Review: Life on Air by David Attenborough

Life on Air
Life on Air
When I was younger, probably in early teens if I remember correctly, I happened to see a show on plants on Discovery. I had no idea at that time what the show was called and even lesser so about who the host was. But it was very interesting and beautifully shot. And the host's voice added an unbelievable charm to the visuals. Usually, when a show is over, I wait to see all the credits as well so that I get to know who were the people behind it, by which production house it was made and who was the presenter. The host turned out to be David Attenborough. Slightly funny name, I thought. For I associated 'Atten' with 'Attic' and attics were interesting - the way they looked. And 'Borough' was associated with 'Burrow'. Only years down the line I realized who this man was. And how innocently immature my associations of his name were. Nonetheless, I remembered his name clearly for the show left a very positive imprint on my mind. Since then I have watched a couple more of his shows and they, as always, were enthralling. I used to feel hypnotized during his shows.

A couple of months ago my brother got some reward points in his organization for some good work he must have done. Usually he doesn't take care to use these things. And he passed them on to me. I readily took them. For there were many books on my wishlist on Flipkart, a popular online retailer. But those gems could be redeemed only at a specific online retailer's portal. And only a few days ago I happened to know that there were even books written by Sir David Attenborough. Dejectedly I created a new account on the new portal and bought this book. It arrived in a couple of days but didn't have time to read it back then as I was occupied with JM Robert's 'The New Penguin History of the World'.

Finally I started reading it around ten days ago. And it had no 'Preface' or 'Foreword'. I guess only Attenborough can afford to do that. He doesn't need them. He starts directly with 'Joining Auntie'. And the chapters are as comical as his shows are when they involve animals. I could 'hear' in my mind all along Attenborough dictating the chapters to me. Such is his cult. At least for me it is. The book is a treasure trove on various animals, insects and plants from all around the world. Of course not just about anyone can pick up this book and start reading. Unless you are a big fan of his you wouldn't have the patience of reading in vivid detail the pains and the glories which accompanied him during his years as a broadcaster. Anecdotes are many and kept me engrossed. In fact to read this book I changed my schedule. I used to sleep early in the night so that I could get up early in the morning when none of my noisy roommates were up and could read with peace.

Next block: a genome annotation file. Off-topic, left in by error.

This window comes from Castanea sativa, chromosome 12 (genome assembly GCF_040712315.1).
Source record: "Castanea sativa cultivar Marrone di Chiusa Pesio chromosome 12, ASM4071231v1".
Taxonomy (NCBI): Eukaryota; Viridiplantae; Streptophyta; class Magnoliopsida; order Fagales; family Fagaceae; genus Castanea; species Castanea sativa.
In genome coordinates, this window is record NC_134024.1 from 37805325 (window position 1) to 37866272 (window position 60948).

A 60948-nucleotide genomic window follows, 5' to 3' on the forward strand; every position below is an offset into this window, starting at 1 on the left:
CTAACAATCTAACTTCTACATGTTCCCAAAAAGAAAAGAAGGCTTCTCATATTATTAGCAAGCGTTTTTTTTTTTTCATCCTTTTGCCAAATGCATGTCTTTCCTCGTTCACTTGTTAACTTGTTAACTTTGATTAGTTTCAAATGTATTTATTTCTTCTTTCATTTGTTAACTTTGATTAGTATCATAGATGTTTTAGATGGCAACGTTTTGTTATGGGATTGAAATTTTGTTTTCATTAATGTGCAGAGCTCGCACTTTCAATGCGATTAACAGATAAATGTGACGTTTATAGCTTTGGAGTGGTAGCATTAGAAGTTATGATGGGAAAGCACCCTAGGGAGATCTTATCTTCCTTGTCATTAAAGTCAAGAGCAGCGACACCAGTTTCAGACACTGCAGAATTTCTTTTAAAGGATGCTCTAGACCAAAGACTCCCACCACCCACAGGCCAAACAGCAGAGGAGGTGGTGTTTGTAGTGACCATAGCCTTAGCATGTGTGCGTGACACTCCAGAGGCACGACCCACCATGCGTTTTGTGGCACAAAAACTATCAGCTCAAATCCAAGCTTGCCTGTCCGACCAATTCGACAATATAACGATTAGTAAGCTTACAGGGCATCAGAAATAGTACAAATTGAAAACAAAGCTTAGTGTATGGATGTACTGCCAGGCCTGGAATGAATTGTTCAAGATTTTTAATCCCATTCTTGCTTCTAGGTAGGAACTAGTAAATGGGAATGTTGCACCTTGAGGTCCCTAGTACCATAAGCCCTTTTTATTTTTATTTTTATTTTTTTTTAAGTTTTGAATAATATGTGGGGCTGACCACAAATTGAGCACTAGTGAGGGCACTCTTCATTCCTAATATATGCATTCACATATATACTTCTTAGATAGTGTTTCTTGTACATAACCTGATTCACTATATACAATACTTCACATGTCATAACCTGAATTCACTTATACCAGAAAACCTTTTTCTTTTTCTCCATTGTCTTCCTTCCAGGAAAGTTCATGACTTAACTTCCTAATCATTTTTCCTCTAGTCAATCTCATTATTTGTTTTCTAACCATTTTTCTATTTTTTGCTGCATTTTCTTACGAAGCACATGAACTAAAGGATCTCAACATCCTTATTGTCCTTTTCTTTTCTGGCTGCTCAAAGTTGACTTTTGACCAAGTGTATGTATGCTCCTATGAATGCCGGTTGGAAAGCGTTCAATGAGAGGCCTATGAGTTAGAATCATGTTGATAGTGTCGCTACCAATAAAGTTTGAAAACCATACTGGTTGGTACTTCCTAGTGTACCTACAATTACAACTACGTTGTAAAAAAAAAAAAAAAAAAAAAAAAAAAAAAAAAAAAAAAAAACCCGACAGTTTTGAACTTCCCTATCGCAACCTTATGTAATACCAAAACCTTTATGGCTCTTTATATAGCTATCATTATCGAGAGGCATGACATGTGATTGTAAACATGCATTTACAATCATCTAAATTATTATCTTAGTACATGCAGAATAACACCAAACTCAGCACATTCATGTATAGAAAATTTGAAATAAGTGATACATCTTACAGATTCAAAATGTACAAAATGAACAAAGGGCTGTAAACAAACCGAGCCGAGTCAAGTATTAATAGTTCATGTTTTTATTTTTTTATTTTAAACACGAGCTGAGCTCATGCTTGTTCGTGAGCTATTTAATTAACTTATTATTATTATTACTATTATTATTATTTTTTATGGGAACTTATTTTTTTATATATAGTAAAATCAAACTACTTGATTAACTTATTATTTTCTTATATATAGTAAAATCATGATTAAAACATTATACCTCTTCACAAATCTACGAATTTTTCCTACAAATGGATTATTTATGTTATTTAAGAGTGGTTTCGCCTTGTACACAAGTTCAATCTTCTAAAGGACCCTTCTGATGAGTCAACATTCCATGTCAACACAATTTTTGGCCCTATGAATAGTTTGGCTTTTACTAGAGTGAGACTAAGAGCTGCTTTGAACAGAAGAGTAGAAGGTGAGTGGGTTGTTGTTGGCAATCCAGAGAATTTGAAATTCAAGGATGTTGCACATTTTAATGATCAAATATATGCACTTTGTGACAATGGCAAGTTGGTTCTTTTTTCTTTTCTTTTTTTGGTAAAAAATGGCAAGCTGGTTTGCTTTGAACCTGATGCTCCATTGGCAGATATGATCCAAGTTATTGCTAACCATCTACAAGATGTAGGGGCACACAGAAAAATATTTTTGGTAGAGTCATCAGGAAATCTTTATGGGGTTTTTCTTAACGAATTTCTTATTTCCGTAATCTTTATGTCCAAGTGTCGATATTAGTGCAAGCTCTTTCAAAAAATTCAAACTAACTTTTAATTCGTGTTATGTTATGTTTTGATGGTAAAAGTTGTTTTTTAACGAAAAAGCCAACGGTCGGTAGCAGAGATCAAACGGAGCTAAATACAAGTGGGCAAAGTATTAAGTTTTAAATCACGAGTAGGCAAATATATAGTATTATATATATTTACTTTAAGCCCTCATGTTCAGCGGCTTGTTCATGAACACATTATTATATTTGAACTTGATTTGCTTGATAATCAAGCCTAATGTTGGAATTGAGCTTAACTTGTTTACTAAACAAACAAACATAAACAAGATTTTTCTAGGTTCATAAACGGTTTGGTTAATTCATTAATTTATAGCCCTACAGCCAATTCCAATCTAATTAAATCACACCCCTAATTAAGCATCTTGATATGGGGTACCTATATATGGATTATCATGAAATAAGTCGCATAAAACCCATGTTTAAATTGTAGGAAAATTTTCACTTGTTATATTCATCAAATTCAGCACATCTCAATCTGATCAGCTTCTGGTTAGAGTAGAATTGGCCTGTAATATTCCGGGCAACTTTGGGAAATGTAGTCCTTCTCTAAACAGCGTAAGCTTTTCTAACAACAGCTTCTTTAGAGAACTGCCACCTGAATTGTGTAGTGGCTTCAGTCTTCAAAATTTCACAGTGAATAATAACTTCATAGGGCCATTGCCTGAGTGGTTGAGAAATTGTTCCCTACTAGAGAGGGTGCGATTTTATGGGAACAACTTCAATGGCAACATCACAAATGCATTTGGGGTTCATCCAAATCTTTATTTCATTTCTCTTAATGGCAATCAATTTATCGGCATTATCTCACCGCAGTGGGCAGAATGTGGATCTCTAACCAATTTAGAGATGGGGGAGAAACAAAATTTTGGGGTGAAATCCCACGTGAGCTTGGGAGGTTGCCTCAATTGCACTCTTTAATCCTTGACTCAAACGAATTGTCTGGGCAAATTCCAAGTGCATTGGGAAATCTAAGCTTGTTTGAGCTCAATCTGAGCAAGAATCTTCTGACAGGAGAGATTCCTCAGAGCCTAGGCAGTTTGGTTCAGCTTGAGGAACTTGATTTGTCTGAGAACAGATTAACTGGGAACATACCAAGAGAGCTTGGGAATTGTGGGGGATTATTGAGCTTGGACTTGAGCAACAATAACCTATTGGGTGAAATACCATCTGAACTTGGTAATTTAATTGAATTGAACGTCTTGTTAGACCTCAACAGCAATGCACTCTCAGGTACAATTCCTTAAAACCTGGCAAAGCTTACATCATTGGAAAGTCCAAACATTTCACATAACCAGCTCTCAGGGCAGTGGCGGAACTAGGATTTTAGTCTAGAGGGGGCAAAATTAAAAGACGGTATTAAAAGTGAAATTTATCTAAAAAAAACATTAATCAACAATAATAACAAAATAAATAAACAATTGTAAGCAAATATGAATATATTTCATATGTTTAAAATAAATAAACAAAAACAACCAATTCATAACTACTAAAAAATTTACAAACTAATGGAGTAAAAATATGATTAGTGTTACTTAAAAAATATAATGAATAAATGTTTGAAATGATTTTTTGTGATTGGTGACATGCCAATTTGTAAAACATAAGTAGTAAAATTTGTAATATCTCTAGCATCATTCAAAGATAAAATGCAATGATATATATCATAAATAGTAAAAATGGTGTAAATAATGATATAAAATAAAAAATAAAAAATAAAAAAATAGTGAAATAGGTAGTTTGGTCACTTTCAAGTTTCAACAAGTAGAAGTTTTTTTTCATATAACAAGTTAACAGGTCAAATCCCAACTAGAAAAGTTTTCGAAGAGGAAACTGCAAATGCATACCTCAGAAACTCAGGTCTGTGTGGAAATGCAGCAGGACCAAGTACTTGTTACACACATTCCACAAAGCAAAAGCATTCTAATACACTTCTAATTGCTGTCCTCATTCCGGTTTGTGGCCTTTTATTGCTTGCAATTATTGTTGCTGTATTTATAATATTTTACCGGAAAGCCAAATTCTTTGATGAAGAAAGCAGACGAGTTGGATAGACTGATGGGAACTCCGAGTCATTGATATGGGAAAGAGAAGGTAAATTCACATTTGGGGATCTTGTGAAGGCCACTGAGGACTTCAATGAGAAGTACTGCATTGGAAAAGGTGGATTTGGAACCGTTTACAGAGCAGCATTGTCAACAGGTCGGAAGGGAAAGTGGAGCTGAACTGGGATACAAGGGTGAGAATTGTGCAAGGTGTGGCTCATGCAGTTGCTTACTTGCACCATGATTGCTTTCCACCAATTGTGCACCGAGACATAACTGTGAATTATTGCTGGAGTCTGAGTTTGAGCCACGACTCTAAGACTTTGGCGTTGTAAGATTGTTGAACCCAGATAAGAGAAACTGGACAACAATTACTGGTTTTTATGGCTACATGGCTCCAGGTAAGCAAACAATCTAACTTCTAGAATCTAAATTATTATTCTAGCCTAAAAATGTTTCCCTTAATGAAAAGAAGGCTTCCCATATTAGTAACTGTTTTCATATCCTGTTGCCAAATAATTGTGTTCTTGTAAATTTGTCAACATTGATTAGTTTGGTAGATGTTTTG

One of my favorite incidents in the book is of a tribe displaying it's over aggressive nature when they see Attenborough and the accompanying tribe in their region of the forest. It was in Guinea. They apparently put up the behavior only to show that they weren't weak, but were welcoming all the time. Yes, there are a couple of chapters which I found the most boring when compared with other chapters. That was only because they were about the management shifts in the BBC, the juggling of top management and the related administrative problems faced back then. They were difficult to finish as they had none of Attenborough's wilder side. I wish he had covered a little more about his family and especially about his wife in the book. On how she managed to live by herself for months at end when he was away in the jungles. Also, the end of the book was a little too plain. I was expecting some heartwarming paragraphs by him, but they were more about the techniques and the evolution of technicalities of cameras spanning his career. Maybe I felt that way because I didn't pay much attention to the word 'broadcaster' in the title.

The book is one of the best I have read till date. And will remain so. And it has a special place because firstly it is about animals and plants, both of which attract me all the time. Secondly, it is by one of my favorite presenters. I wonder if there is a way of buying DVD's of all of David Attenborough's shows. If that were to be, I wouldn't hesitate to buy it. And I also wish I could meet him in person. I don't know how, but I want to. His experiences are so rich, that no money can buy. This is what I call 'A Perfect Life'.

A highly recommended read for all, but only after having seen at least a couple of his shows to get an idea of who this great man is. 'Attic Burrow' if I may call him!